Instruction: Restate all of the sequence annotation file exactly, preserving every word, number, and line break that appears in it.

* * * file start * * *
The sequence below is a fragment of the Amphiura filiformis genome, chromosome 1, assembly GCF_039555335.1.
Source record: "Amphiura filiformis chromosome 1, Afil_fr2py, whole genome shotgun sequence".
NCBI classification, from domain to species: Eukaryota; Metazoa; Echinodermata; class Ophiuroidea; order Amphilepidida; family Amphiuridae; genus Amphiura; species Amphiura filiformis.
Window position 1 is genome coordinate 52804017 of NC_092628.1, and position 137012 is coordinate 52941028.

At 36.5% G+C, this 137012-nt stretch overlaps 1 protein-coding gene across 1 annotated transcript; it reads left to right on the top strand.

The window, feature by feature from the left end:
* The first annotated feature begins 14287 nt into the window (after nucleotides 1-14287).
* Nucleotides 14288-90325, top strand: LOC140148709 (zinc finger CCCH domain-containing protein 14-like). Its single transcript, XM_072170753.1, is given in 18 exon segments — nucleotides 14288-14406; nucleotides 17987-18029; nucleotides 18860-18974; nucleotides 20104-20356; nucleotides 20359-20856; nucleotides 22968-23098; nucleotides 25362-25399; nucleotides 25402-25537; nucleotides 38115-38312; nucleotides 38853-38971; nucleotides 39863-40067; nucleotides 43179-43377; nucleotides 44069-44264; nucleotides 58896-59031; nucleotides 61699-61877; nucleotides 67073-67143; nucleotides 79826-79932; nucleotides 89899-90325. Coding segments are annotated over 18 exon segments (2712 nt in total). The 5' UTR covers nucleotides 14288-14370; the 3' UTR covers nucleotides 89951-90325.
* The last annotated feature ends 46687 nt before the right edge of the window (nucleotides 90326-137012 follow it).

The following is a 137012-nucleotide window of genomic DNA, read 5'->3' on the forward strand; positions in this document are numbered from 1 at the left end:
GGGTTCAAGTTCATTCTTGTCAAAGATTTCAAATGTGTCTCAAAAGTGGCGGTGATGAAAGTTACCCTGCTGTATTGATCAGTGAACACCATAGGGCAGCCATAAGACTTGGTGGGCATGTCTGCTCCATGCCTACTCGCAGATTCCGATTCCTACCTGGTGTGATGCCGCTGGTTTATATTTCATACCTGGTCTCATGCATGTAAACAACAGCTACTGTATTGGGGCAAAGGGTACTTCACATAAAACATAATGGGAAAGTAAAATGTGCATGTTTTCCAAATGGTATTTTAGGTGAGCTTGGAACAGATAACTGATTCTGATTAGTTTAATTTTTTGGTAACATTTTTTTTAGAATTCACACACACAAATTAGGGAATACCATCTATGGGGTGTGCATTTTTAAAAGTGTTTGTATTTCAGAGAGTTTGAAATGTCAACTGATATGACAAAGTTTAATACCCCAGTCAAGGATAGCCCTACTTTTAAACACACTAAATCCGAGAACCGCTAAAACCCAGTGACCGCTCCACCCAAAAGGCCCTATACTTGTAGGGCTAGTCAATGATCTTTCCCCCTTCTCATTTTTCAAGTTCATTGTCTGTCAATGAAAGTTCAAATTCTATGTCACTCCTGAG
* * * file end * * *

The sequence below is a fragment of the Amphiura filiformis genome, chromosome 1, assembly GCF_039555335.1.
Source record: "Amphiura filiformis chromosome 1, Afil_fr2py, whole genome shotgun sequence".
NCBI classification, from domain to species: Eukaryota; Metazoa; Echinodermata; class Ophiuroidea; order Amphilepidida; family Amphiuridae; genus Amphiura; species Amphiura filiformis.
Window position 1 is genome coordinate 52804017 of NC_092628.1, and position 137012 is coordinate 52941028.

At 36.5% G+C, this 137012-nt stretch overlaps 1 protein-coding gene across 1 annotated transcript; it reads left to right on the top strand.

The window, feature by feature from the left end:
* The first annotated feature begins 14287 nt into the window (after nucleotides 1-14287).
* Nucleotides 14288-90325, top strand: LOC140148709 (zinc finger CCCH domain-containing protein 14-like). Its single transcript, XM_072170753.1, is given in 18 exon segments — nucleotides 14288-14406; nucleotides 17987-18029; nucleotides 18860-18974; nucleotides 20104-20356; nucleotides 20359-20856; nucleotides 22968-23098; nucleotides 25362-25399; nucleotides 25402-25537; nucleotides 38115-38312; nucleotides 38853-38971; nucleotides 39863-40067; nucleotides 43179-43377; nucleotides 44069-44264; nucleotides 58896-59031; nucleotides 61699-61877; nucleotides 67073-67143; nucleotides 79826-79932; nucleotides 89899-90325. Coding segments are annotated over 18 exon segments (2712 nt in total). The 5' UTR covers nucleotides 14288-14370; the 3' UTR covers nucleotides 89951-90325.
* The last annotated feature ends 46687 nt before the right edge of the window (nucleotides 90326-137012 follow it).

The following is a 137012-nucleotide window of genomic DNA, read 5'->3' on the forward strand; positions in this document are numbered from 1 at the left end:
GGGTTCAAGTTCATTCTTGTCAAAGATTTCAAATGTGTCTCAAAAGTGGCGGTGATGAAAGTTACCCTGCTGTATTGATCAGTGAACACCATAGGGCAGCCATAAGACTTGGTGGGCATGTCTGCTCCATGCCTACTCGCAGATTCCGATTCCTACCTGGTGTGATGCCGCTGGTTTATATTTCATACCTGGTCTCATGCATGTAAACAACAGCTACTGTATTGGGGCAAAGGGTACTTCACATAAAACATAATGGGAAAGTAAAATGTGCATGTTTTCCAAATGGTATTTTAGGTGAGCTTGGAACAGATAACTGATTCTGATTAGTTTAATTTTTTGGTAACATTTTTTTTAGAATTCACACACACAAATTAGGGAATACCATCTATGGGGTGTGCATTTTTAAAAGTGTTTGTATTTCAGAGAGTTTGAAATGTCAACTGATATGACAAAGTTTAATACCCCAGTCAAGGATAGCCCTACTTTTAAACACACTAAATCCGAGAACCGCTAAAACCCAGTGACCGCTCCACCCAAAAGGCCCTATACTTGTAGGGCTAGTCAATGATCTTTCCCCCTTCTCATTTTTCAAGTTCATTGTCTGTCAATGAAAGTTCAAATTCTATGTCACTCCTGAG